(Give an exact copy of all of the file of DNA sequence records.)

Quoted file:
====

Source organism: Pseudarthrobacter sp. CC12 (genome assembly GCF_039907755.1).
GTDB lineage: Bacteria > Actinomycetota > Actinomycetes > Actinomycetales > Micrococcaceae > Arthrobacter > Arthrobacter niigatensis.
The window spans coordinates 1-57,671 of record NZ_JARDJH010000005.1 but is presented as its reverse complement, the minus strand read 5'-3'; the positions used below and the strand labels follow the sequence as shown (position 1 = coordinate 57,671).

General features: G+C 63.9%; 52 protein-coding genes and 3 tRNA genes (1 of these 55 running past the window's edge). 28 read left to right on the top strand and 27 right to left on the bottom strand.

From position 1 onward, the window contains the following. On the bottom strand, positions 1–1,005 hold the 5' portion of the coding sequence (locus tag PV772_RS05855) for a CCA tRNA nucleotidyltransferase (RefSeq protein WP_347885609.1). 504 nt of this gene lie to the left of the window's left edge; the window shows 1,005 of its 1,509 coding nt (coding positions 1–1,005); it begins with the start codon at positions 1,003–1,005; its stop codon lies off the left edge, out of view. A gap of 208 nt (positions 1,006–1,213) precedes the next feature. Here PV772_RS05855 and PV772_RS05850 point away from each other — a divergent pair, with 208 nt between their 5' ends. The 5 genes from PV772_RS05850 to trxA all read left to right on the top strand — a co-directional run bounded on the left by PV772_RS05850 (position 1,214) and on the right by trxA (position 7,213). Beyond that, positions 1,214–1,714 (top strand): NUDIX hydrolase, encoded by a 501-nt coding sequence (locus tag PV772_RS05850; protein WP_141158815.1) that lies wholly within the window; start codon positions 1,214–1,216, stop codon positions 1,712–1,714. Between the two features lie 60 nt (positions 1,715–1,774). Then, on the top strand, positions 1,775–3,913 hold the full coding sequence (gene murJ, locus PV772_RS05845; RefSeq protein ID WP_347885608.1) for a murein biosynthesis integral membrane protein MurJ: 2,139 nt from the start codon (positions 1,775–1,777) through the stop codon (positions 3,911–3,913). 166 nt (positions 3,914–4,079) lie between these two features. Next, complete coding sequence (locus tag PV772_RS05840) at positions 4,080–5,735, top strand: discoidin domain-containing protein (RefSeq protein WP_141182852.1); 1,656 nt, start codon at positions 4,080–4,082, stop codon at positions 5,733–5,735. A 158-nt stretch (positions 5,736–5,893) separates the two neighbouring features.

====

Source organism: Pseudarthrobacter sp. CC12 (genome assembly GCF_039907755.1).
GTDB lineage: Bacteria > Actinomycetota > Actinomycetes > Actinomycetales > Micrococcaceae > Arthrobacter > Arthrobacter niigatensis.
The window spans coordinates 1-57,671 of record NZ_JARDJH010000005.1 but is presented as its reverse complement, the minus strand read 5'-3'; the positions used below and the strand labels follow the sequence as shown (position 1 = coordinate 57,671).

General features: G+C 63.9%; 52 protein-coding genes and 3 tRNA genes (1 of these 55 running past the window's edge). 28 read left to right on the top strand and 27 right to left on the bottom strand.

From position 1 onward, the window contains the following. On the bottom strand, positions 1–1,005 hold the 5' portion of the coding sequence (locus tag PV772_RS05855) for a CCA tRNA nucleotidyltransferase (RefSeq protein WP_347885609.1). 504 nt of this gene lie to the left of the window's left edge; the window shows 1,005 of its 1,509 coding nt (coding positions 1–1,005); it begins with the start codon at positions 1,003–1,005; its stop codon lies off the left edge, out of view. A gap of 208 nt (positions 1,006–1,213) precedes the next feature. Here PV772_RS05855 and PV772_RS05850 point away from each other — a divergent pair, with 208 nt between their 5' ends. The 5 genes from PV772_RS05850 to trxA all read left to right on the top strand — a co-directional run bounded on the left by PV772_RS05850 (position 1,214) and on the right by trxA (position 7,213). Beyond that, positions 1,214–1,714 (top strand): NUDIX hydrolase, encoded by a 501-nt coding sequence (locus tag PV772_RS05850; protein WP_141158815.1) that lies wholly within the window; start codon positions 1,214–1,216, stop codon positions 1,712–1,714. Between the two features lie 60 nt (positions 1,715–1,774). Then, on the top strand, positions 1,775–3,913 hold the full coding sequence (gene murJ, locus PV772_RS05845; RefSeq protein ID WP_347885608.1) for a murein biosynthesis integral membrane protein MurJ: 2,139 nt from the start codon (positions 1,775–1,777) through the stop codon (positions 3,911–3,913). 166 nt (positions 3,914–4,079) lie between these two features. Next, complete coding sequence (locus tag PV772_RS05840) at positions 4,080–5,735, top strand: discoidin domain-containing protein (RefSeq protein WP_141182852.1); 1,656 nt, start codon at positions 4,080–4,082, stop codon at positions 5,733–5,735. A 158-nt stretch (positions 5,736–5,893) separates the two neighbouring features.